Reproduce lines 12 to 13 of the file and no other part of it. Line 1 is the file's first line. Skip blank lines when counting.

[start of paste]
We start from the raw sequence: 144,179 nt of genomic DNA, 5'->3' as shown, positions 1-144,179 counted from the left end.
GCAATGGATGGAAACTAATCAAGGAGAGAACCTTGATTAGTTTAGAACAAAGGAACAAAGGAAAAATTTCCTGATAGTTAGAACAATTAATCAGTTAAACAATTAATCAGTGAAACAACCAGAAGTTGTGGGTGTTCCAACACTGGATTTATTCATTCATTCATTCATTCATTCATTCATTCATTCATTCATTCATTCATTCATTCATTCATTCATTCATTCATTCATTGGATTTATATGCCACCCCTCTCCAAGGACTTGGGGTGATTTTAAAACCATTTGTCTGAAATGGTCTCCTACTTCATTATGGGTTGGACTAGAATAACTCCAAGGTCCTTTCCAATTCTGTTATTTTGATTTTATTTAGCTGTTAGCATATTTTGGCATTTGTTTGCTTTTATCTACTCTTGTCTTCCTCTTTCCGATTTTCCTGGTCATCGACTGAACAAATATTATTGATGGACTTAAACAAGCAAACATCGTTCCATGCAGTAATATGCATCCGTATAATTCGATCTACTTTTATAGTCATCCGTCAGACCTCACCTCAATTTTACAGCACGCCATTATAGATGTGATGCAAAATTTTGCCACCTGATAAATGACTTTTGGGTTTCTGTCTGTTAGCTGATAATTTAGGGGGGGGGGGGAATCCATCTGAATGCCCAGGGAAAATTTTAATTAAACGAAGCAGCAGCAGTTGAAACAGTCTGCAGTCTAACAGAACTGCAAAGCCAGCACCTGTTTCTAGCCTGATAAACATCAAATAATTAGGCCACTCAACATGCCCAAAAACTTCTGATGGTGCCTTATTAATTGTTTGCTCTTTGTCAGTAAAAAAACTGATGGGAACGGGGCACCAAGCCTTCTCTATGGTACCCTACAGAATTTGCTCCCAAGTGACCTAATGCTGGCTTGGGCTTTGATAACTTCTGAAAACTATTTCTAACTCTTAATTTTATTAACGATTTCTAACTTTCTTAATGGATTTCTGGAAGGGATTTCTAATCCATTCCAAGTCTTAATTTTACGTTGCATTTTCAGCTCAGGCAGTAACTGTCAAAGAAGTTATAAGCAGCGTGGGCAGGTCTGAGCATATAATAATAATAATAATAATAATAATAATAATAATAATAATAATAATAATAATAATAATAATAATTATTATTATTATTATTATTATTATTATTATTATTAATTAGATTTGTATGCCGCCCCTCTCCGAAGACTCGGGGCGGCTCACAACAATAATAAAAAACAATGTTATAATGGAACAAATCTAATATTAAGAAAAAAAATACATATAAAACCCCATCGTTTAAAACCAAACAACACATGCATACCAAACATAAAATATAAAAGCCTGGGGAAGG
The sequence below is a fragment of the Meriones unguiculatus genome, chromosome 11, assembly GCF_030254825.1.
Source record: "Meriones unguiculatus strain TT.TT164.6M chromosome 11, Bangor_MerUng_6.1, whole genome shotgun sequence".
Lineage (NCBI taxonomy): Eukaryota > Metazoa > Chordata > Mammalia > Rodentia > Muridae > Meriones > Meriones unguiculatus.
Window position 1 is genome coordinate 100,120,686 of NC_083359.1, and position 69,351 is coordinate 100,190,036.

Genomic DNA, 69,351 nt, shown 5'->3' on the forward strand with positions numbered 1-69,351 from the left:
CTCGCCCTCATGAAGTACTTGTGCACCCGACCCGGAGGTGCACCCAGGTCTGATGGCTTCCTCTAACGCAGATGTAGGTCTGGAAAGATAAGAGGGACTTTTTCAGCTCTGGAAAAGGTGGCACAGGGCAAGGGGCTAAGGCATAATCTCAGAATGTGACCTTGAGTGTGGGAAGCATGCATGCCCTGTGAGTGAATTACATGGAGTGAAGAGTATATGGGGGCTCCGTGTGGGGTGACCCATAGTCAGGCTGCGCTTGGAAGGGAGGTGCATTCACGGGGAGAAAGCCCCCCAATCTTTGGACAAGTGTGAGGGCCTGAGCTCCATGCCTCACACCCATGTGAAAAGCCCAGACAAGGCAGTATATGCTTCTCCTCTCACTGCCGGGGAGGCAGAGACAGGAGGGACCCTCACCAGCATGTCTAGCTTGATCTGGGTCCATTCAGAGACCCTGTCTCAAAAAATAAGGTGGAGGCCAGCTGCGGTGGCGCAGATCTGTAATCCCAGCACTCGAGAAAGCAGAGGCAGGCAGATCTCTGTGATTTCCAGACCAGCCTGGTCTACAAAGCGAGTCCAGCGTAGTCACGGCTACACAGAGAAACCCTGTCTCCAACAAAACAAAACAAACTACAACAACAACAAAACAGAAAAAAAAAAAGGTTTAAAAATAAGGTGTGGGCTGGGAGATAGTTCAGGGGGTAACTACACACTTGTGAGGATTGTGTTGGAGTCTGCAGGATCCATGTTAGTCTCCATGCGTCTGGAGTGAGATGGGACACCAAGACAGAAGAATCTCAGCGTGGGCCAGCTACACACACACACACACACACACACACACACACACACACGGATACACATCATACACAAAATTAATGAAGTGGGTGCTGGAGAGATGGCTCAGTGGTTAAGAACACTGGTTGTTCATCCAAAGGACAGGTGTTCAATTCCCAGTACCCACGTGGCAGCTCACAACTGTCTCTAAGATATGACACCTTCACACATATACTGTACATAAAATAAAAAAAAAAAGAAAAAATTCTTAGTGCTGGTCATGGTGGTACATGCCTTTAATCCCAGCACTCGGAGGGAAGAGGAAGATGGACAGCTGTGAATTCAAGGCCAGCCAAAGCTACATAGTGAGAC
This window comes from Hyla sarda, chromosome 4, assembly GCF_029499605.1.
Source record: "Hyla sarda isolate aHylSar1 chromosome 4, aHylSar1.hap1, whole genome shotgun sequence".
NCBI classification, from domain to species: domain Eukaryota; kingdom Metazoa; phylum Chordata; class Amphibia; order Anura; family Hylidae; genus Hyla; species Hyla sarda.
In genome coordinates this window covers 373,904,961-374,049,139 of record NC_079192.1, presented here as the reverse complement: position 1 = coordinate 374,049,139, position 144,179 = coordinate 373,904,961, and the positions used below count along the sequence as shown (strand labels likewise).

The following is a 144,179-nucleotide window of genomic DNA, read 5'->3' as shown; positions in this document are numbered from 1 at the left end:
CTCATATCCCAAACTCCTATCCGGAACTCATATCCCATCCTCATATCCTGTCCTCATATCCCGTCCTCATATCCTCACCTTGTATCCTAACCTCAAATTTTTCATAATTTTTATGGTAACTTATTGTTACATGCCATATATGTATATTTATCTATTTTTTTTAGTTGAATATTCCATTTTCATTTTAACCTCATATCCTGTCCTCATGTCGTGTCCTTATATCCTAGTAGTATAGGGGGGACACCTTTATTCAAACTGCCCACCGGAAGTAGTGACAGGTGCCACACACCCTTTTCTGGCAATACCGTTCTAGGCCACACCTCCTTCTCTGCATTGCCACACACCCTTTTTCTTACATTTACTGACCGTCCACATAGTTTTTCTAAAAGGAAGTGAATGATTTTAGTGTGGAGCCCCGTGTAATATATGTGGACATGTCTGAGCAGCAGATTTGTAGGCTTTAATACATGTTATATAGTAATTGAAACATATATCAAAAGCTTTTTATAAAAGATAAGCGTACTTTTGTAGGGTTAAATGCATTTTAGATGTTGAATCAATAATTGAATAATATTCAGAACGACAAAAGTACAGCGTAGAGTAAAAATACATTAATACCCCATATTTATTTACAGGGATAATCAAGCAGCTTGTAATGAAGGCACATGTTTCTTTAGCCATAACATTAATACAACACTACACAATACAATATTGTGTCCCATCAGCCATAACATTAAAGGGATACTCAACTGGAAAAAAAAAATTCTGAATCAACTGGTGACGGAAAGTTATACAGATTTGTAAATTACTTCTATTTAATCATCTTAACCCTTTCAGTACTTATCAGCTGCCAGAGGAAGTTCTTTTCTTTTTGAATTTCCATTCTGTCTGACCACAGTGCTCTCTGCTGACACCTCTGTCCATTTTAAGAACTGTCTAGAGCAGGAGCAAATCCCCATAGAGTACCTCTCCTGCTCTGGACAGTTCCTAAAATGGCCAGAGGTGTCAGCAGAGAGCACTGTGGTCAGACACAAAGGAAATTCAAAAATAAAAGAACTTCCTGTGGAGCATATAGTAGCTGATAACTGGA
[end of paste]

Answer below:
In genome coordinates this window covers 373,904,961-374,049,139 of record NC_079192.1, presented here as the reverse complement: position 1 = coordinate 374,049,139, position 144,179 = coordinate 373,904,961, and the positions used below count along the sequence as shown (strand labels likewise).

The following is a 144,179-nucleotide window of genomic DNA, read 5'->3' as shown; positions in this document are numbered from 1 at the left end: